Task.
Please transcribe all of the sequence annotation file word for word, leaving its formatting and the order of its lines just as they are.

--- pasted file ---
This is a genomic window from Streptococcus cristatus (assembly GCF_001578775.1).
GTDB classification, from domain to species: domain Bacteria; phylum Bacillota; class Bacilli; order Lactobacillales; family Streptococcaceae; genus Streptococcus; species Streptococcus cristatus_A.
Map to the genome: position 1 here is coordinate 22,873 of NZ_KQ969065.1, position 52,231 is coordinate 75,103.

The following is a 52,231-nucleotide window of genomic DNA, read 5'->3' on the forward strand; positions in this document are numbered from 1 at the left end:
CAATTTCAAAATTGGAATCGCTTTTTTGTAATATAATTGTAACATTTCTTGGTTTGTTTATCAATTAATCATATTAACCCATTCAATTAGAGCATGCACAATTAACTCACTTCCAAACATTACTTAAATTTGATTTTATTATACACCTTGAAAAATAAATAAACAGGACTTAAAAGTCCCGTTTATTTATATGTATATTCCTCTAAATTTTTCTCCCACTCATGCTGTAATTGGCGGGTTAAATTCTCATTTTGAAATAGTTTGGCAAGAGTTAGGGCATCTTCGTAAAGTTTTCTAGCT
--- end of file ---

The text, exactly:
This is a genomic window from Streptococcus cristatus (assembly GCF_001578775.1).
GTDB classification, from domain to species: domain Bacteria; phylum Bacillota; class Bacilli; order Lactobacillales; family Streptococcaceae; genus Streptococcus; species Streptococcus cristatus_A.
Map to the genome: position 1 here is coordinate 22,873 of NZ_KQ969065.1, position 52,231 is coordinate 75,103.

The following is a 52,231-nucleotide window of genomic DNA, read 5'->3' on the forward strand; positions in this document are numbered from 1 at the left end:
CAATTTCAAAATTGGAATCGCTTTTTTGTAATATAATTGTAACATTTCTTGGTTTGTTTATCAATTAATCATATTAACCCATTCAATTAGAGCATGCACAATTAACTCACTTCCAAACATTACTTAAATTTGATTTTATTATACACCTTGAAAAATAAATAAACAGGACTTAAAAGTCCCGTTTATTTATATGTATATTCCTCTAAATTTTTCTCCCACTCATGCTGTAATTGGCGGGTTAAATTCTCATTTTGAAATAGTTTGGCAAGAGTTAGGGCATCTTCGTAAAGTTTTCTAGCT